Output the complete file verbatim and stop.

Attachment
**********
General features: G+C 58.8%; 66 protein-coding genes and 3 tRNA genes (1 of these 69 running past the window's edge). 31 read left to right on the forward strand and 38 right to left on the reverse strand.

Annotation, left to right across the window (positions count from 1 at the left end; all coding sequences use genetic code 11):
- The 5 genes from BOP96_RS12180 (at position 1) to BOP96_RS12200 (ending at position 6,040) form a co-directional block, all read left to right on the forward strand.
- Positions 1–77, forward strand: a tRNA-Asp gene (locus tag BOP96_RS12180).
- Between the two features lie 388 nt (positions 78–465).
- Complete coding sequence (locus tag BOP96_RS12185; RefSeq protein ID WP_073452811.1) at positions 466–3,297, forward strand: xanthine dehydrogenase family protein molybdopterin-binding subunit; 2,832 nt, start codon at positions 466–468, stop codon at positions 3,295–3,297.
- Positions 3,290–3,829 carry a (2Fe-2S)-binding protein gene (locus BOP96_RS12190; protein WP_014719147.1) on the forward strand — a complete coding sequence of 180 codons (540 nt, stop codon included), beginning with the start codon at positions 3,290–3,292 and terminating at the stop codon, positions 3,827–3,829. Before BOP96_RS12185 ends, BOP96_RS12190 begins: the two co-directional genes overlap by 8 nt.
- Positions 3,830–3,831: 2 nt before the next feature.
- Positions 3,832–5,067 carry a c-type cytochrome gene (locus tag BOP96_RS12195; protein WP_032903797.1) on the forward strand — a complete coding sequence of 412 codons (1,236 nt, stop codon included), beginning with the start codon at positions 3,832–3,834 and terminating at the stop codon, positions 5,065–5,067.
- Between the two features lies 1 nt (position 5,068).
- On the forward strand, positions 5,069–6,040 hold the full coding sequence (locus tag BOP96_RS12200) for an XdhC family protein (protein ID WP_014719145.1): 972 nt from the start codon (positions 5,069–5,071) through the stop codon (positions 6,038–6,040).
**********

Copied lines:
General features: G+C 58.8%; 66 protein-coding genes and 3 tRNA genes (1 of these 69 running past the window's edge). 31 read left to right on the forward strand and 38 right to left on the reverse strand.

Annotation, left to right across the window (positions count from 1 at the left end; all coding sequences use genetic code 11):
- The 5 genes from BOP96_RS12180 (at position 1) to BOP96_RS12200 (ending at position 6,040) form a co-directional block, all read left to right on the forward strand.
- Positions 1–77, forward strand: a tRNA-Asp gene (locus tag BOP96_RS12180).
- Between the two features lie 388 nt (positions 78–465).
- Complete coding sequence (locus tag BOP96_RS12185; RefSeq protein ID WP_073452811.1) at positions 466–3,297, forward strand: xanthine dehydrogenase family protein molybdopterin-binding subunit; 2,832 nt, start codon at positions 466–468, stop codon at positions 3,295–3,297.
- Positions 3,290–3,829 carry a (2Fe-2S)-binding protein gene (locus BOP96_RS12190; protein WP_014719147.1) on the forward strand — a complete coding sequence of 180 codons (540 nt, stop codon included), beginning with the start codon at positions 3,290–3,292 and terminating at the stop codon, positions 3,827–3,829. Before BOP96_RS12185 ends, BOP96_RS12190 begins: the two co-directional genes overlap by 8 nt.
- Positions 3,830–3,831: 2 nt before the next feature.
- Positions 3,832–5,067 carry a c-type cytochrome gene (locus tag BOP96_RS12195; protein WP_032903797.1) on the forward strand — a complete coding sequence of 412 codons (1,236 nt, stop codon included), beginning with the start codon at positions 3,832–3,834 and terminating at the stop codon, positions 5,065–5,067.
- Between the two features lies 1 nt (position 5,068).
- On the forward strand, positions 5,069–6,040 hold the full coding sequence (locus tag BOP96_RS12200) for an XdhC family protein (protein ID WP_014719145.1): 972 nt from the start codon (positions 5,069–5,071) through the stop codon (positions 6,038–6,040).